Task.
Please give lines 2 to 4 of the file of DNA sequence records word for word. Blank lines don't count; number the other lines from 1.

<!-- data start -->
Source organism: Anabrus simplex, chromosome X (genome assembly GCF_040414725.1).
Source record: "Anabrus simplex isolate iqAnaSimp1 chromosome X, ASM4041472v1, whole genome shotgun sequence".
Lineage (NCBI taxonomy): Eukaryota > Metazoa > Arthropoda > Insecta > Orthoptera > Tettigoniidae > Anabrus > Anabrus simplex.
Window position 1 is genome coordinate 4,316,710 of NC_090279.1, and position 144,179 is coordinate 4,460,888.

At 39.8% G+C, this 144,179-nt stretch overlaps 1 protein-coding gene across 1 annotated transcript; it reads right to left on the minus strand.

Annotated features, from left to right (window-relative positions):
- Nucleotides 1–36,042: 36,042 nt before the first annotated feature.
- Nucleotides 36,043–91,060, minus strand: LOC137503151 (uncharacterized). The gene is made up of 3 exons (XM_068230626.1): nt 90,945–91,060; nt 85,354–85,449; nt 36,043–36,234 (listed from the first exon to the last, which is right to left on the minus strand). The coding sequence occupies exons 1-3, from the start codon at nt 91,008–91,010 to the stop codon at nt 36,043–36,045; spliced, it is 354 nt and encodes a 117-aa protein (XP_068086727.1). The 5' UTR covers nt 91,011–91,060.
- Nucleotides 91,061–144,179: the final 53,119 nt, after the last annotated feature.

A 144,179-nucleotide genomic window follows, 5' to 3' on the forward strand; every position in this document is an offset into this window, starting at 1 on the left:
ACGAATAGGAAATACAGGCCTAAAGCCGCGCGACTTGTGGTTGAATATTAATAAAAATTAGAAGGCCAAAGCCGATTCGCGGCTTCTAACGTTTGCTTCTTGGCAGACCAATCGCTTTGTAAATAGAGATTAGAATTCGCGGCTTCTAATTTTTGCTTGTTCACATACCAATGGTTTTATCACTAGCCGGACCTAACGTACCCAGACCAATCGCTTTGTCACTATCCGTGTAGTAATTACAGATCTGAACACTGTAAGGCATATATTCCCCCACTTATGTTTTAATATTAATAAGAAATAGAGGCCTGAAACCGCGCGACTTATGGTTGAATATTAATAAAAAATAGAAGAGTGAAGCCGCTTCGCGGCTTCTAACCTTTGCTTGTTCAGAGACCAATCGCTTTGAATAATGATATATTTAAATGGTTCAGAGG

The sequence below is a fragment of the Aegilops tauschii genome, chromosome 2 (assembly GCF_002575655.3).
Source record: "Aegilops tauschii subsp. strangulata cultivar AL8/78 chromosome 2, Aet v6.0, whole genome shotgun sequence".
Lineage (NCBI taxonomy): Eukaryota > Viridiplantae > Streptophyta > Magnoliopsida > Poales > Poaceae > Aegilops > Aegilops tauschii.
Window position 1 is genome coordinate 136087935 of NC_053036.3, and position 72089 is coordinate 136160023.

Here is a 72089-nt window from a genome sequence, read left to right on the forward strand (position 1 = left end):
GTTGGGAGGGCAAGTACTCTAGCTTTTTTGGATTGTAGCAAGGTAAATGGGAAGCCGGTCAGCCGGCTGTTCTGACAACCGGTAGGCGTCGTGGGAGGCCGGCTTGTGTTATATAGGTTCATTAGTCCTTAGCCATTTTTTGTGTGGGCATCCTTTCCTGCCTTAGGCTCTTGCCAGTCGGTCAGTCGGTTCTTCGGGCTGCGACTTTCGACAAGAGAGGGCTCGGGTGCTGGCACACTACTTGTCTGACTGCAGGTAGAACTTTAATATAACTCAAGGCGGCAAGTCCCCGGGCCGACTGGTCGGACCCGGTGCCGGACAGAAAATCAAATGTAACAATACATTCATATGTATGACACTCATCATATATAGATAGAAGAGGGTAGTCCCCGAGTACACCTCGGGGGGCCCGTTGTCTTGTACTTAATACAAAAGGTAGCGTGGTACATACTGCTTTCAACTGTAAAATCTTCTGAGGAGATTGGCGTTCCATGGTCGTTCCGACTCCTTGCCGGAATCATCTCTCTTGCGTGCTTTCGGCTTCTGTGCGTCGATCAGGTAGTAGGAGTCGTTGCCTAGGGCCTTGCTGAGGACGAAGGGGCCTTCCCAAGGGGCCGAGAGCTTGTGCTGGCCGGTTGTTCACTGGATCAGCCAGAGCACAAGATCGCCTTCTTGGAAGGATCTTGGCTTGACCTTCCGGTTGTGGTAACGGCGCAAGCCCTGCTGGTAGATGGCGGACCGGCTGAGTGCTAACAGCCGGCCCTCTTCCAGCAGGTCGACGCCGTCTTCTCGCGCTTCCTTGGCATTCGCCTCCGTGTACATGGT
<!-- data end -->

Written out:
Source record: "Anabrus simplex isolate iqAnaSimp1 chromosome X, ASM4041472v1, whole genome shotgun sequence".
Lineage (NCBI taxonomy): Eukaryota > Metazoa > Arthropoda > Insecta > Orthoptera > Tettigoniidae > Anabrus > Anabrus simplex.
Window position 1 is genome coordinate 4,316,710 of NC_090279.1, and position 144,179 is coordinate 4,460,888.